Children suffering from attention deficit hyperactivity disorder (ADHD) are often hyperactive, impulsive and inattentive. This can cause problems at home, school, work, or in relationships. A new study has suggested that a little praise or reward improves the performance of children with ADHD on certain cognitive tasks, more so than they would for typically developing kids.
Research Whitney Fosco from the University at Buffalo in the US said, "Kids with ADHD showed more improvement because they are more motivated by the opportunity to gain rewards, not because they simply did worse from the beginning."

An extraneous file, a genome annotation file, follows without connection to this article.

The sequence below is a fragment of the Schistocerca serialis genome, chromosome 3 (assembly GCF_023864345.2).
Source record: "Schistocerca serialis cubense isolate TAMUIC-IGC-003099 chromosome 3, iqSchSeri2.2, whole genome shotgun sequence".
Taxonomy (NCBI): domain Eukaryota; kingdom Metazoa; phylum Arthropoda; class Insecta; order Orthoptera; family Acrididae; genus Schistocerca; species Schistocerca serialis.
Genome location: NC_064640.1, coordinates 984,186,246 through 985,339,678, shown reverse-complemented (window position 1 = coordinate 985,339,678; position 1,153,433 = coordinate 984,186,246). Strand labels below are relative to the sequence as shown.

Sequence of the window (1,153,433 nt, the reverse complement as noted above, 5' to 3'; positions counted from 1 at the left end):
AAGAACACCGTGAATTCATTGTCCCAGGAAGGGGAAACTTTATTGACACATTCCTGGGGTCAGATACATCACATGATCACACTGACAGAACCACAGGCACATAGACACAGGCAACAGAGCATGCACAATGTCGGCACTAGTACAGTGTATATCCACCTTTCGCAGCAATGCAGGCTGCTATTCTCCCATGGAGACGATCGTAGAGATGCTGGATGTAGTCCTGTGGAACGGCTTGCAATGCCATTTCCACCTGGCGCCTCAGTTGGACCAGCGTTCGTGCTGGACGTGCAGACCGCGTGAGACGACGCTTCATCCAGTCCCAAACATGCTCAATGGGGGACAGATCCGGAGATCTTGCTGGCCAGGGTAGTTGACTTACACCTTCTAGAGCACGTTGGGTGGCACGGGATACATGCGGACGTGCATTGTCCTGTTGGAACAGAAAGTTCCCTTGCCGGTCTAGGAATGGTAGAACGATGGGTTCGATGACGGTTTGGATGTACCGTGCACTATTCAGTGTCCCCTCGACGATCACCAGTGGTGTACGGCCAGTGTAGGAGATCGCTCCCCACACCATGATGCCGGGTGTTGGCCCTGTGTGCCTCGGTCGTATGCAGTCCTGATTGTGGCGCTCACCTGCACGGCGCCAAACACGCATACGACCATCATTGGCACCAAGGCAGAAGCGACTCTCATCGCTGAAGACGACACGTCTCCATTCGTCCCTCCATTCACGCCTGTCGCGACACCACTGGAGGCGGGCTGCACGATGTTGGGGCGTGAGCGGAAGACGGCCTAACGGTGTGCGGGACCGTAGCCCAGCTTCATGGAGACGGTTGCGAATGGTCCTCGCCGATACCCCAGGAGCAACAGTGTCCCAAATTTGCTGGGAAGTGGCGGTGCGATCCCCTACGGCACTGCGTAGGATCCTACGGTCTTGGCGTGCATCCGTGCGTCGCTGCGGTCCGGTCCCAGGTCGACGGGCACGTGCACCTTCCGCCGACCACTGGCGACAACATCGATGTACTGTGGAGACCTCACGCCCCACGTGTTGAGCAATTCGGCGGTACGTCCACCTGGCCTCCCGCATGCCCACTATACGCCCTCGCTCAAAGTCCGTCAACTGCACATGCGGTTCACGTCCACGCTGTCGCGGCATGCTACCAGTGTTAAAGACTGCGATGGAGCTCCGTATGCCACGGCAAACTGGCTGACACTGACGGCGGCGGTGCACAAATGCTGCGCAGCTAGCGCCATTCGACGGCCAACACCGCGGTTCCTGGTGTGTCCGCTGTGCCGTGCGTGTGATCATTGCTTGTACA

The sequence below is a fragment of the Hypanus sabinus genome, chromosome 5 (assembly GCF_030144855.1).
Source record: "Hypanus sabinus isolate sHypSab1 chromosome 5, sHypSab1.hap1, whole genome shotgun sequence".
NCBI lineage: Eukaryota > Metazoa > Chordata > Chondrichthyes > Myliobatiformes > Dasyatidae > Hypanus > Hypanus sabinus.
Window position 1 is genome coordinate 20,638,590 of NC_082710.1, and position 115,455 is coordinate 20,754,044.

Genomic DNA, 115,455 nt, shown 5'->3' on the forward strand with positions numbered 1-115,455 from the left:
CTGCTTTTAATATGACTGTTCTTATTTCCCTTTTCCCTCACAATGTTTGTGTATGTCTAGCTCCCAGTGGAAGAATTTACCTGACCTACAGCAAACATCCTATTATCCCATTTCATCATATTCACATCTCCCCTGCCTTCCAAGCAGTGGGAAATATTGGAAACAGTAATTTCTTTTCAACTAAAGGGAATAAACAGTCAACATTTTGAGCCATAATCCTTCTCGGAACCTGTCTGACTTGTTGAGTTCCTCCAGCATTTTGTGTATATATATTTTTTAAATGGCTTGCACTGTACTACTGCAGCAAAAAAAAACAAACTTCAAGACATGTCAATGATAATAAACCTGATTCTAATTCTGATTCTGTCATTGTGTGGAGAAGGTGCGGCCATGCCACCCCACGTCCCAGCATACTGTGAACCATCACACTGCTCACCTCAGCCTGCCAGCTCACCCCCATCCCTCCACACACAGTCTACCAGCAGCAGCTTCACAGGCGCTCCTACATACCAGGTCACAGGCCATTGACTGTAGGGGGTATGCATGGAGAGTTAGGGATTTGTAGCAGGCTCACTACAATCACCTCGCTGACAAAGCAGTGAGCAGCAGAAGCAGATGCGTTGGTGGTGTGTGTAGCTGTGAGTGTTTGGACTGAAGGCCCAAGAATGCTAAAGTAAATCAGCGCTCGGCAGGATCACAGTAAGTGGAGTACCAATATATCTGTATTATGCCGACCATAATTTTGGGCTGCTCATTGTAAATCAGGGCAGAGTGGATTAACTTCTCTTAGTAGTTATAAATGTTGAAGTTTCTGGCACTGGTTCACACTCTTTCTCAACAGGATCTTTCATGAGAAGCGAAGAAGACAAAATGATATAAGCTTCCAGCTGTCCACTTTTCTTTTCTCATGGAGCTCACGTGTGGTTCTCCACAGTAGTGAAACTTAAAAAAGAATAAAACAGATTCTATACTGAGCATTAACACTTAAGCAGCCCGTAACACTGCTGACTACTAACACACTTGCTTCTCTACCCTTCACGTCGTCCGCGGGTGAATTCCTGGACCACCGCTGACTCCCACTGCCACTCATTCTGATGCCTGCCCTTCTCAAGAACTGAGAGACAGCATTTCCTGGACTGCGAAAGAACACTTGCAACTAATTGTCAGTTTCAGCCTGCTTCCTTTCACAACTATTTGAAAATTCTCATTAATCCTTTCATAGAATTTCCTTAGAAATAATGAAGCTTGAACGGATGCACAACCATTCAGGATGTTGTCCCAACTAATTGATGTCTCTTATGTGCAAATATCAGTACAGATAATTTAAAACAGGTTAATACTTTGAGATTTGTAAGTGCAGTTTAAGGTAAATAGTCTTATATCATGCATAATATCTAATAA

For the study, researchers examined two leading theories on ADHD, combining what previous work had mostly looked at separately. One of those theories suggests that lower-than-average cognitive abilities contribute to symptoms associated with ADHD, like inattentiveness. The other theory favors motivation over ability, focusing on whether children with ADHD have an increased sensitivity to reward.
The study's principle investigator Larry Hawk from the University at Buffalo said, "When asking whether the performance difference we see is the result of ability or motivation, this research has more of an answer than any study that comes before it. You cannot say kids with ADHD respond more to reinforcement because they were doing poorly to begin with. We showed that was not true. It was greater motivation to obtain external rewards that drove the effects we observed." .
The findings appeared in Behavioral and Brain Functions.